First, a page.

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Saturday, 31 May 2008

Best Brioche ever…


…says Melissa of Traveler’s Lunchbox. And I can’t tell you how right she is. When I saw her recipe for the first time – in August 2006 – I knew I had to make it some day. Due to its rather elaborate nature…well, let’s not make excuses. Fact is that this particular recipe sounded so promising that it would pop up in my memory every now and then, reminding me of “You need to make this”. And this can’t be said of all the recipes I’ve saved over the years.

I’ve always been in love with all sorts of yeast dough, especially when having it for breakfast with a thick smear of butter and creamy honey on top. Funny enough, until today I had never made a real brioche. However, a similarbreakfast treat always was kind of a by-product when churning out trays full of sweat yeast dough covered in fruit and streusel.

Only once per year we would eat something bakery-bought that’s similar to brioche – it’s called “Spitzl”, a regional specialty known only in the Upper Palatinate (of course, this is a severe case of "same same but different" as these kinds of sweet yeast bread exist allover Europe - but let's not digress). The sweet yeast bread I'm talking about is rich, soft, and speckled with raisins. It's traditionally a present from godfather or godmother to their respective godchild given on All Saints’ Day. Naturally, the one who got the longest braid (up to a meter or so) would have the coolest godmother or godfather of all.

Whilst I wouldn’t say that the taste of these braids surpassed the flavour of our home-made goods, they had one big advantage: Their texture was singularly beautiful – when pulling apart or biting into it, the bread would separate into long strands rather than small crumbs. For some reason that was unknown to me back then, I was never able to achieve this superior texture when baking at home.

Hence my enthusiasm when I saw Melissa's recipe claiming to have solved the mystery. I followed her instructions to the t which resulted in the most shiny, satiny, velvety smooth, and super-elastic yeast dough I’ve ever made. By the way, her technique of browning the butter with the specks of two vanilla beans filled the entire kitchen with such an enticing smell that I could hardly hold myself back - all I wanted was diving right into that perfumed butter, with a big spoon, that's how good it was.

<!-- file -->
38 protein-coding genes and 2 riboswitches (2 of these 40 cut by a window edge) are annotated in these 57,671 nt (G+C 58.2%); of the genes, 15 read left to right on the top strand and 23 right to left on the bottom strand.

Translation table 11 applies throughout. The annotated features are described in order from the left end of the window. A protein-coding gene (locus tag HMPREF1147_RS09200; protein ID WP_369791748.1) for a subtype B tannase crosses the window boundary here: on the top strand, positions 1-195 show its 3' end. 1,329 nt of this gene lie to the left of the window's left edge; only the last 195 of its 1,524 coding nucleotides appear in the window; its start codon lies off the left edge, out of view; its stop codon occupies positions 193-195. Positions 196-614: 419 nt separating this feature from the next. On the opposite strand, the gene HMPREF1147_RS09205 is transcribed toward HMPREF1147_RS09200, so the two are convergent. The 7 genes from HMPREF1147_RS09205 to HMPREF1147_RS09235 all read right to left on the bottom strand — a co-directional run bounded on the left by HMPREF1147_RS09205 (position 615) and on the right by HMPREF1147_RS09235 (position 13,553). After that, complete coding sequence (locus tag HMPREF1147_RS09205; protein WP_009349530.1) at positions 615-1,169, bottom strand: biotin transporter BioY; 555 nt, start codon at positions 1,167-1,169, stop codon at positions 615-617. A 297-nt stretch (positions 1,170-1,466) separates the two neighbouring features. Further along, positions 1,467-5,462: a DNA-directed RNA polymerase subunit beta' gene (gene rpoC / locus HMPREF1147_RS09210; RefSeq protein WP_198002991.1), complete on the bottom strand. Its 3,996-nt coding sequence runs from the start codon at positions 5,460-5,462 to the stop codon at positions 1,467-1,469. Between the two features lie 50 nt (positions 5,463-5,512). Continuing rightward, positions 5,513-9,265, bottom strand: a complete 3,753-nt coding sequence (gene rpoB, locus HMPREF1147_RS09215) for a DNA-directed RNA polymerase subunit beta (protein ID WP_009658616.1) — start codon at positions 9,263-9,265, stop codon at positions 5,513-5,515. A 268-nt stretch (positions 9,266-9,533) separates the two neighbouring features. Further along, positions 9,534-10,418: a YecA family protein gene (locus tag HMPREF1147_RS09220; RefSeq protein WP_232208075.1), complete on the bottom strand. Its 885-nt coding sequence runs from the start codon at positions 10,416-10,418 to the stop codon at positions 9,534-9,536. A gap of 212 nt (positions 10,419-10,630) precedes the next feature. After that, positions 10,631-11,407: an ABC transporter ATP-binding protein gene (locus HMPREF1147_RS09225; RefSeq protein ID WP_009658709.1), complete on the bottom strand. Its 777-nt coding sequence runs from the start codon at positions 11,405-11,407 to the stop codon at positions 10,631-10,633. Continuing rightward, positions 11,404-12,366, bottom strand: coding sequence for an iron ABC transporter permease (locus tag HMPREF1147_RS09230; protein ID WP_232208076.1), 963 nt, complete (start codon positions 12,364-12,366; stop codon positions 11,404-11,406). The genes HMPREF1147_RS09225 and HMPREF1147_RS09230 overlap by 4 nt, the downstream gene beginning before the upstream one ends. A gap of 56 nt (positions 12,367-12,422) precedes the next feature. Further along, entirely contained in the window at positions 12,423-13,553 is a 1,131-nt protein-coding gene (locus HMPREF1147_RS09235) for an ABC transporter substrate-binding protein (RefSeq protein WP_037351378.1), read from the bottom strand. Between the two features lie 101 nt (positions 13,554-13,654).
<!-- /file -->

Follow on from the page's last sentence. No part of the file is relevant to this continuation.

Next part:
Luckily, I managed not to do anything silly and, the next day, pulled two shiny, golden brown loaves out of the oven. Unfortunately, I did not have my camera with me and had to wait a day before taking pictures. As Melissa says, the brioche is best eaten on the day it is made, and the texture will change with time. That's why the photo above doesn't really show these sublime strands of dough anymore. But I swear they were there - just go and try for yourself!

PS: Although this brioche isn't my regular breakfast fare, I wish it was and that's why I submit it to Bread Baking Day #10 - a food blogging event invented by Zorra and this month hosted by BakingASweetLife.

14 comments:

Rosa's Yummy Yums said...

It looks marvelously fluffy and extremely delicious!

cheers,

Rosa

Nora B. said...

Hi Eva,
No wonder you haven't been out much while T is away, you've been cooking up some lovely treats such as this :-)

The smell of browning butter with vanilla pods does sound so alluring....

nora

Y said...

Looks like fabulous brioche. I've never made brioche with browned butter before, but can just imagine how amazing it would taste. I love the second picture by the way. The crust!!

Eva said...

Rosa, it was! I'm so happy that I've got the second loaf stashed away in the freezer!

Nora, it's true - baking did help..;-) With the second loaf in the freezer, you can come over any time for afternoon tea! I'm pretty sure that T isn't too keen on this kind of stuff (no chocolate, you know..;-)

Thank you, Y, I couldn't really decide which one I liked better (tried to mimick one of Melissa's photos first but that didn't quite work out).

Katie said...

Your brioche looks amazing and the top picture shows up the fine silky strandy of dough perfectly.

Patricia Scarpin said...

It looks so tender, Eva. I wish this were my breakfast everyday! ;)

Jude said...

That closeup shot of the crumb looks great.

Susan/Wild Yeast said...

I imagine that browned butter and vanilla bean would make the best brioche ever!

Mrs.French said...

Oh goodness, this looks wonderful.

psst...the shoes you looked at on my blog are from TOAST. Here is the link:
http://www.toast.co.uk/product2.aspx?categorypath=daywear/shoes&productid=FFF7U&categoryref=%2fcategory2.aspx%3fcategorypath%3ddaywear%2fshoes%26nopaging%3dtrue


Good luck!

Eva said...

Thanks Katie! I'm yet to find out how the texture has survived the freezer.

Me too, Patricia,...

Thank you, Jude!

Yes, Susan, afterwards I was wondering why this combination hasn't occurred to me ever before!

Thanks for stopping by to let me know, Mrs French! I wish I could afford these lovely shoes...

Cookie baker Lynn said...

What beautiful brioche! I was almost drooling reading your description of the vanilla bean in the browning butter. It sounds fabulous!

Eva said...

Thank you, Lynn! Lately, I've been very lazy and only made easy-to-do breads but this exception was really worth it!

Shaun said...

Eva ~ What an exquisite brioche! I love the taut crust and specks of vanilla bean. I decided on making challah as my first bread to master but can see only a few adjustments are needed in order to make brioche - you have inspired me. What a treat!

Eva said...

Thank you, Shaun! I definitely need to take the second loaf out of the freezer soonish - haven't had any brioche for a while...